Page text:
This conclusion, too, is in harmony with scientific theory. It is a law of positive philosophy, that every action in nature derives its specific character and denomination from the agent or principal cause, and not from the object or mere passive thing affected by the action. In a philosophical sense an action is a mere abstract idea, and, in the concrete, means nothing more than an agent acting in a particular manner.
Then, if a tort be perpetrated by a maritime agent, through the instrumentality of a maritime thing, and in a maritime place, must not the tort itself be maritime? To hold otherwise would not only render the law discordant with the beauty of scientific thought, but absurd to common apprehension.
Finally, under this head, it has been determined by this court, that it is sufficient for the agent or principal thing to be maritime, to bring the case within the jurisdiction of the admiralty, although the other thing concerned did not appertain to such jurisdiction. In Fretz v. Bull13 it was decided that the jurisdiction attached as against a steamer, by the fault of which a flatboat (of itself, not the subject of admiralty jurisdiction), was sunk in the Mississippi.
Second. This case is a mixed one; and in ‘mixed cases,’ arising partly on land and partly at sea, or upon ‘navigable waters,’ admiralty has jurisdiction.14 Here the wrongful action of the maritime agent commenced upon ‘navigable water,’ and was continued to its consummation upon the shore.
Third. The same inference is supported by the analogy of prize cases, in which, even in England, ‘the jurisdiction depends, not on locality, but on the subject-matter.’15 The reason of the difference between the respective jurisdictions of the prize and instance courts, in England, arose from the fact that the judges of common law never attempted to restrain the jurisdiction of the admiralty prize court, as to the land; nor to control it by the principle of locality.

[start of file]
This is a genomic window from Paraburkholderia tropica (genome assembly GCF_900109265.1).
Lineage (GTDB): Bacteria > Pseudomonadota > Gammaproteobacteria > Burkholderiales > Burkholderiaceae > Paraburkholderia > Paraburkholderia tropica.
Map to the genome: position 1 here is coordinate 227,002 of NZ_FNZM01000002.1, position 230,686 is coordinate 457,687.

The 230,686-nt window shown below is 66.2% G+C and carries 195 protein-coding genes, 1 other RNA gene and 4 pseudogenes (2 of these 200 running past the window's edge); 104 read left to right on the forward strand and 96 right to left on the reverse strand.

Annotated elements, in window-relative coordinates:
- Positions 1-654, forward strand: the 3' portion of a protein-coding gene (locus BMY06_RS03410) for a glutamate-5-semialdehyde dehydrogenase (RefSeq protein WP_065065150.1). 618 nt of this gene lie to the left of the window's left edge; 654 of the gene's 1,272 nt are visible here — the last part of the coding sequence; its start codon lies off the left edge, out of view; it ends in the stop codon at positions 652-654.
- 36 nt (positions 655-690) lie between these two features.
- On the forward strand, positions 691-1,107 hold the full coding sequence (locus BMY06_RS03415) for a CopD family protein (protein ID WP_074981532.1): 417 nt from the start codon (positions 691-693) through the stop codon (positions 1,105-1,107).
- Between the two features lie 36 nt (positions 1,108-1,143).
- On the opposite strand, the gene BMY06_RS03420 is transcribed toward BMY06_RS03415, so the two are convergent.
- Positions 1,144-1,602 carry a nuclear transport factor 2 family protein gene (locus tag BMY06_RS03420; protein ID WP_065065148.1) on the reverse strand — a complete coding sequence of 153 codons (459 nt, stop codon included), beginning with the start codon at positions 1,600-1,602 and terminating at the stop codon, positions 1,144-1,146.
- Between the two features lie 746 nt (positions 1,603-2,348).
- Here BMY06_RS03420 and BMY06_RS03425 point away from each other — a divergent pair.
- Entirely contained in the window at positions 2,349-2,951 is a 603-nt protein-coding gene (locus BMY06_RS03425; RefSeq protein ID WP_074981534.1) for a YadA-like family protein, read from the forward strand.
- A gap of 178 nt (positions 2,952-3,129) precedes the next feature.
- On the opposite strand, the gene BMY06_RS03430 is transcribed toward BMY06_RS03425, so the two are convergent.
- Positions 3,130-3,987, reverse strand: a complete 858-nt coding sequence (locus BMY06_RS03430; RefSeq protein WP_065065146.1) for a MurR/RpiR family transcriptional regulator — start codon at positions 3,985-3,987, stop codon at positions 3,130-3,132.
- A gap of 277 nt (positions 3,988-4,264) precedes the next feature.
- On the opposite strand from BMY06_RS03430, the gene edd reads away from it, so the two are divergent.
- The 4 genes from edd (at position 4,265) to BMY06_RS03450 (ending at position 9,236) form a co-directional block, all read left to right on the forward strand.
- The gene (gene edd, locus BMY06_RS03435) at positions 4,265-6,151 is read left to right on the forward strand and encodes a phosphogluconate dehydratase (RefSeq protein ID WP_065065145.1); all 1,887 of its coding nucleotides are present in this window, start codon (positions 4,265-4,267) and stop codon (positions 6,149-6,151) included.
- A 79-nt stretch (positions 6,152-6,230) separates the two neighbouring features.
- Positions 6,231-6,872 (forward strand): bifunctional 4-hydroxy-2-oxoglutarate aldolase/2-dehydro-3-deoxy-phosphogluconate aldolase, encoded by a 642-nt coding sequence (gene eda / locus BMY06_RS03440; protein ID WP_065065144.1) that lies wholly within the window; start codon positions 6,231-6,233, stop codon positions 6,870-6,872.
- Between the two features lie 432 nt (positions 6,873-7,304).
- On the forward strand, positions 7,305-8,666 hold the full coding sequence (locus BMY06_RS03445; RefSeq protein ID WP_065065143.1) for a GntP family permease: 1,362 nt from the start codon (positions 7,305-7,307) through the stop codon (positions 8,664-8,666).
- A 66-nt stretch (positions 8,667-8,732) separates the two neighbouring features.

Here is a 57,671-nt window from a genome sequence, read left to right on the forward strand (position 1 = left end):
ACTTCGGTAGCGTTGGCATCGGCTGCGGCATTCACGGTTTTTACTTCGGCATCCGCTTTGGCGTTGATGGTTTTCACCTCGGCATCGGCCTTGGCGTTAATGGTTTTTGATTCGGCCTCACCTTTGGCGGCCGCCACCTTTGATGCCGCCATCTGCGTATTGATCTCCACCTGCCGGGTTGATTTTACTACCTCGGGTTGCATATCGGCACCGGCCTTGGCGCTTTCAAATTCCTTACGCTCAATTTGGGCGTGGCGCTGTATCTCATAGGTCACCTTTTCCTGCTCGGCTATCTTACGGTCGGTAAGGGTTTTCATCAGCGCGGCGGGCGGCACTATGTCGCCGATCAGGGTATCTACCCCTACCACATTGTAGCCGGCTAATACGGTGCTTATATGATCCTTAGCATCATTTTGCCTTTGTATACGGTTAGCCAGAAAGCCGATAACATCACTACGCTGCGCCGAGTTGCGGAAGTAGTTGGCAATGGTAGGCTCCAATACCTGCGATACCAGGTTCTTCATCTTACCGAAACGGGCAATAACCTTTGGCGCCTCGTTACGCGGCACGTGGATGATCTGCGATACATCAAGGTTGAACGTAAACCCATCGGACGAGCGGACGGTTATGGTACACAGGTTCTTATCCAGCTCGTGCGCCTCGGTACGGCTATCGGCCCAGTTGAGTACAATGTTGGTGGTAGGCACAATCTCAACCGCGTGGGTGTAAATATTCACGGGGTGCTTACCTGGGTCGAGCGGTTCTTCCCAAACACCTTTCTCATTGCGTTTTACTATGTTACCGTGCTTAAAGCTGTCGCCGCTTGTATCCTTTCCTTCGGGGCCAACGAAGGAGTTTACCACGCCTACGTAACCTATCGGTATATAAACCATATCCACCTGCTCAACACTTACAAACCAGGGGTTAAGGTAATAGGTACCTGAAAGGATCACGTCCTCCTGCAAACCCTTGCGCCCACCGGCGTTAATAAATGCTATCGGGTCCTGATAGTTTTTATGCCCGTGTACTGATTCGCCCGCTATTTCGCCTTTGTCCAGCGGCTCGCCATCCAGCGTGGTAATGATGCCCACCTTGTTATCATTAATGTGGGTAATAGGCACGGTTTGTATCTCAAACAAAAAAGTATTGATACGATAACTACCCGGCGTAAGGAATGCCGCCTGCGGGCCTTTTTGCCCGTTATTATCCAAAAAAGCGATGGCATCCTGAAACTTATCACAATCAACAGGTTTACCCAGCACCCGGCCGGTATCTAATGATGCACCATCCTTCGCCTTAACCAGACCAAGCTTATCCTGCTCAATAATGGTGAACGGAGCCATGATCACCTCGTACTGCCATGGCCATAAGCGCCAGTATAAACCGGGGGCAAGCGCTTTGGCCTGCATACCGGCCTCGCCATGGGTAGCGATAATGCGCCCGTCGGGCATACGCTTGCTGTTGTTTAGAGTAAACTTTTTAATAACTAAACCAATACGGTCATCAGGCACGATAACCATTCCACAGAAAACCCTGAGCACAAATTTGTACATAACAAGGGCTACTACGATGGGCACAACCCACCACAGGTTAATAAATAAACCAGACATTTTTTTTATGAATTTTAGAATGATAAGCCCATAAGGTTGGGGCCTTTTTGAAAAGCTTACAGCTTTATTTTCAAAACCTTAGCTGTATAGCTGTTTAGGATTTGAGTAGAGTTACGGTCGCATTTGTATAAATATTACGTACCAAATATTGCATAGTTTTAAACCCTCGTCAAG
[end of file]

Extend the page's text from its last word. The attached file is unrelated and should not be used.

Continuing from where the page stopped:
Fourth. We claim no more, in this case, than belonged to the admiralty before the jealousy of the common law courts had curtailed its jurisdiction. This, in the language of the commissions to the admiralty judges, comprised ‘all injuries done upon public rivers,’ and ‘upon the shores and banks adjoining them.’16 In the time of the Commonwealth, the jurisdiction included ‘all cases of prejudice to the banks of navigable rivers,’ or to ‘the docks, wharves, quays,’ or anything whereby shipping may be endangered.17
Fifth. The jurisdiction of our colonial vice-admiralty courts was equally extensive, including ‘all trespasses and injuries, between owners of ships and other persons, done upon the shores of public rivers.’18
Sixth. The general maritime law of continental Europe regards only the character of the transaction, and therefore extends to all cases of service, contract, tort, or accident, ‘relating to ships, shipping, and marine commerce.’19